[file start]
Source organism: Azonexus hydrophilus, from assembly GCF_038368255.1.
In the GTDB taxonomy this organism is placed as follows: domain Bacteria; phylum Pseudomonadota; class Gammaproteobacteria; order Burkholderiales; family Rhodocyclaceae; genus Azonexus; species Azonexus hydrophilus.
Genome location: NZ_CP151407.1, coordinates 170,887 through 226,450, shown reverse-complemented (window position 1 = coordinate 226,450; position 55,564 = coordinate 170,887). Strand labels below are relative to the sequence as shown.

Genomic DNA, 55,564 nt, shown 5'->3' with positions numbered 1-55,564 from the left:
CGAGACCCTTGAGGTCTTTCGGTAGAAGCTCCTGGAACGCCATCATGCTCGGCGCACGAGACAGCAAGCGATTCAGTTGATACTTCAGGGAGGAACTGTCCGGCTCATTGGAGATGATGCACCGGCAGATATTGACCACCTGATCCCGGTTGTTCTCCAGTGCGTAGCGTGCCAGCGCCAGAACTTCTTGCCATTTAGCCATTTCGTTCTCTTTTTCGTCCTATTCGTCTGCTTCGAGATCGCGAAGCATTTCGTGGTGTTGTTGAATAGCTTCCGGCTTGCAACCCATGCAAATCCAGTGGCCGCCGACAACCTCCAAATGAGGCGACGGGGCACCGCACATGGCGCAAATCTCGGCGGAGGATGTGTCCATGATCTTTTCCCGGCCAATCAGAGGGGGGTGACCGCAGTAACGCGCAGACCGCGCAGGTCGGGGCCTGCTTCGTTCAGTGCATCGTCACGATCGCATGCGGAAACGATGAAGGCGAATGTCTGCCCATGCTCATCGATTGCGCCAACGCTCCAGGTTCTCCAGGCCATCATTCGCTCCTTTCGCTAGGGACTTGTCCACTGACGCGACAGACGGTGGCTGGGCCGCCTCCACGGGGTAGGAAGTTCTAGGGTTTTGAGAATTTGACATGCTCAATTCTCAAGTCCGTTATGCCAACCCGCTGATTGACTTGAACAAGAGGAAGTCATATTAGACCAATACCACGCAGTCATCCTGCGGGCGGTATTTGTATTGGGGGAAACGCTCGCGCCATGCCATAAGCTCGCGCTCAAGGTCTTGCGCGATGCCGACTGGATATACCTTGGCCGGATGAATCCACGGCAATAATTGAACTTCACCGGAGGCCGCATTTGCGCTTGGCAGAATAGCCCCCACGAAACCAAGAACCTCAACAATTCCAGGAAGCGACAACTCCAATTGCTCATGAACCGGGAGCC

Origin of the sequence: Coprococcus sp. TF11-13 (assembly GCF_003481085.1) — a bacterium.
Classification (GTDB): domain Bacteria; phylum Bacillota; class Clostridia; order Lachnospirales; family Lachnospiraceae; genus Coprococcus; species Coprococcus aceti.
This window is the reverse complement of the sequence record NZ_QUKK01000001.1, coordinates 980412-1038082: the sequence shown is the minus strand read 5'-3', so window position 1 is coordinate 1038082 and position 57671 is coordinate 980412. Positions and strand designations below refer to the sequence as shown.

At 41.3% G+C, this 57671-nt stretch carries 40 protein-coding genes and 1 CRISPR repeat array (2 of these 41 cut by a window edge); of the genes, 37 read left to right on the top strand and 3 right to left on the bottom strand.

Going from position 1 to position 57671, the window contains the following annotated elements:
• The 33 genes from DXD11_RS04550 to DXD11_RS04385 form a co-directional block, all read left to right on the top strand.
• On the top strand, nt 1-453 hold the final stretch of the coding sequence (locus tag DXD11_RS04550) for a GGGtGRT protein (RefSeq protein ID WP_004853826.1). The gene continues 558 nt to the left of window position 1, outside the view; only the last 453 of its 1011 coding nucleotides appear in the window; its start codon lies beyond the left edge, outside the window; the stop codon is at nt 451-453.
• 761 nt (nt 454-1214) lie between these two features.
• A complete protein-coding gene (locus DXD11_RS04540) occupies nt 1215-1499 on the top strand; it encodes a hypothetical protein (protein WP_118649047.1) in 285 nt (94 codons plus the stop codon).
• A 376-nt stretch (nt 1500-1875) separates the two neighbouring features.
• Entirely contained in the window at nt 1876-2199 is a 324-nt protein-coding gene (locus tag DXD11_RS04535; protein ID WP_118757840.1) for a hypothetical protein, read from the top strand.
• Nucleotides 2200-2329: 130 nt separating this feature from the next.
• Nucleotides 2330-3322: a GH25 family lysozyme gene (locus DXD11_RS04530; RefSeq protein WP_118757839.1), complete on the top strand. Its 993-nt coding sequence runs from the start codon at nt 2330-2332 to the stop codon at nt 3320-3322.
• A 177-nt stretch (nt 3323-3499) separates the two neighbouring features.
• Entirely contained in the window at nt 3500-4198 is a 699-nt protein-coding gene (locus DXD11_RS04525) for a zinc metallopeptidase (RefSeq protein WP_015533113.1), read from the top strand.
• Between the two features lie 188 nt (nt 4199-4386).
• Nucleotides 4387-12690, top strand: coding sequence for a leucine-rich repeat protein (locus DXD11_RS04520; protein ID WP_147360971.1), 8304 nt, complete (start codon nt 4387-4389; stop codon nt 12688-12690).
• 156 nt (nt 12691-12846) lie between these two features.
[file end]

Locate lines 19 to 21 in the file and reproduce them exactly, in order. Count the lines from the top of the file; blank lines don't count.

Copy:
• A 177-nt stretch (nt 3323-3499) separates the two neighbouring features.
• Entirely contained in the window at nt 3500-4198 is a 699-nt protein-coding gene (locus DXD11_RS04525) for a zinc metallopeptidase (RefSeq protein WP_015533113.1), read from the top strand.
• Between the two features lie 188 nt (nt 4199-4386).